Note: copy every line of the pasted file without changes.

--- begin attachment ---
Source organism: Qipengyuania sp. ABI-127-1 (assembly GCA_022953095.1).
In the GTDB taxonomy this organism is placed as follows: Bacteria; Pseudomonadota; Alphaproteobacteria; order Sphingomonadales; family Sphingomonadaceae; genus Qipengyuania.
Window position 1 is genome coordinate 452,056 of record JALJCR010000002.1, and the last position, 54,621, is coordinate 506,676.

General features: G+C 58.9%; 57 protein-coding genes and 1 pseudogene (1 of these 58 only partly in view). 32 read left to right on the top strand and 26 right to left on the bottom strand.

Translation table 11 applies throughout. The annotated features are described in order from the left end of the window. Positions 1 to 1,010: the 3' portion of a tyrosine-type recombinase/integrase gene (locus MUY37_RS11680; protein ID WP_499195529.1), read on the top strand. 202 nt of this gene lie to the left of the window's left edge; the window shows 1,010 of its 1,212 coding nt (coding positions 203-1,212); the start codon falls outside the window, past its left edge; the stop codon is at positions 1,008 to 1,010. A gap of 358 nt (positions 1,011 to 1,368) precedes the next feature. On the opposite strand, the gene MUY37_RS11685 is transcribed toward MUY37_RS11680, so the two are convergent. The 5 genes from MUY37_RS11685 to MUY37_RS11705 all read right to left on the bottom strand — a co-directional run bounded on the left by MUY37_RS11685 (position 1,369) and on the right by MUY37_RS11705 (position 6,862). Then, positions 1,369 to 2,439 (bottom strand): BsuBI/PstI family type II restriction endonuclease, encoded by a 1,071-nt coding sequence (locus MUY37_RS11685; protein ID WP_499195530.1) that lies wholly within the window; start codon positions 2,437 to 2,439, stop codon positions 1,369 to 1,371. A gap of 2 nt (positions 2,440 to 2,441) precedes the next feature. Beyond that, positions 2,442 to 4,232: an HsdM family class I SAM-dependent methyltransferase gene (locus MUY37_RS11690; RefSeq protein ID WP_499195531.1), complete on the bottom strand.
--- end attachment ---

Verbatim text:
Source organism: Qipengyuania sp. ABI-127-1 (assembly GCA_022953095.1).
In the GTDB taxonomy this organism is placed as follows: Bacteria; Pseudomonadota; Alphaproteobacteria; order Sphingomonadales; family Sphingomonadaceae; genus Qipengyuania.
Window position 1 is genome coordinate 452,056 of record JALJCR010000002.1, and the last position, 54,621, is coordinate 506,676.

General features: G+C 58.9%; 57 protein-coding genes and 1 pseudogene (1 of these 58 only partly in view). 32 read left to right on the top strand and 26 right to left on the bottom strand.

Translation table 11 applies throughout. The annotated features are described in order from the left end of the window. Positions 1 to 1,010: the 3' portion of a tyrosine-type recombinase/integrase gene (locus MUY37_RS11680; protein ID WP_499195529.1), read on the top strand. 202 nt of this gene lie to the left of the window's left edge; the window shows 1,010 of its 1,212 coding nt (coding positions 203-1,212); the start codon falls outside the window, past its left edge; the stop codon is at positions 1,008 to 1,010. A gap of 358 nt (positions 1,011 to 1,368) precedes the next feature. On the opposite strand, the gene MUY37_RS11685 is transcribed toward MUY37_RS11680, so the two are convergent. The 5 genes from MUY37_RS11685 to MUY37_RS11705 all read right to left on the bottom strand — a co-directional run bounded on the left by MUY37_RS11685 (position 1,369) and on the right by MUY37_RS11705 (position 6,862). Then, positions 1,369 to 2,439 (bottom strand): BsuBI/PstI family type II restriction endonuclease, encoded by a 1,071-nt coding sequence (locus MUY37_RS11685; protein ID WP_499195530.1) that lies wholly within the window; start codon positions 2,437 to 2,439, stop codon positions 1,369 to 1,371. A gap of 2 nt (positions 2,440 to 2,441) precedes the next feature. Beyond that, positions 2,442 to 4,232: an HsdM family class I SAM-dependent methyltransferase gene (locus MUY37_RS11690; RefSeq protein ID WP_499195531.1), complete on the bottom strand.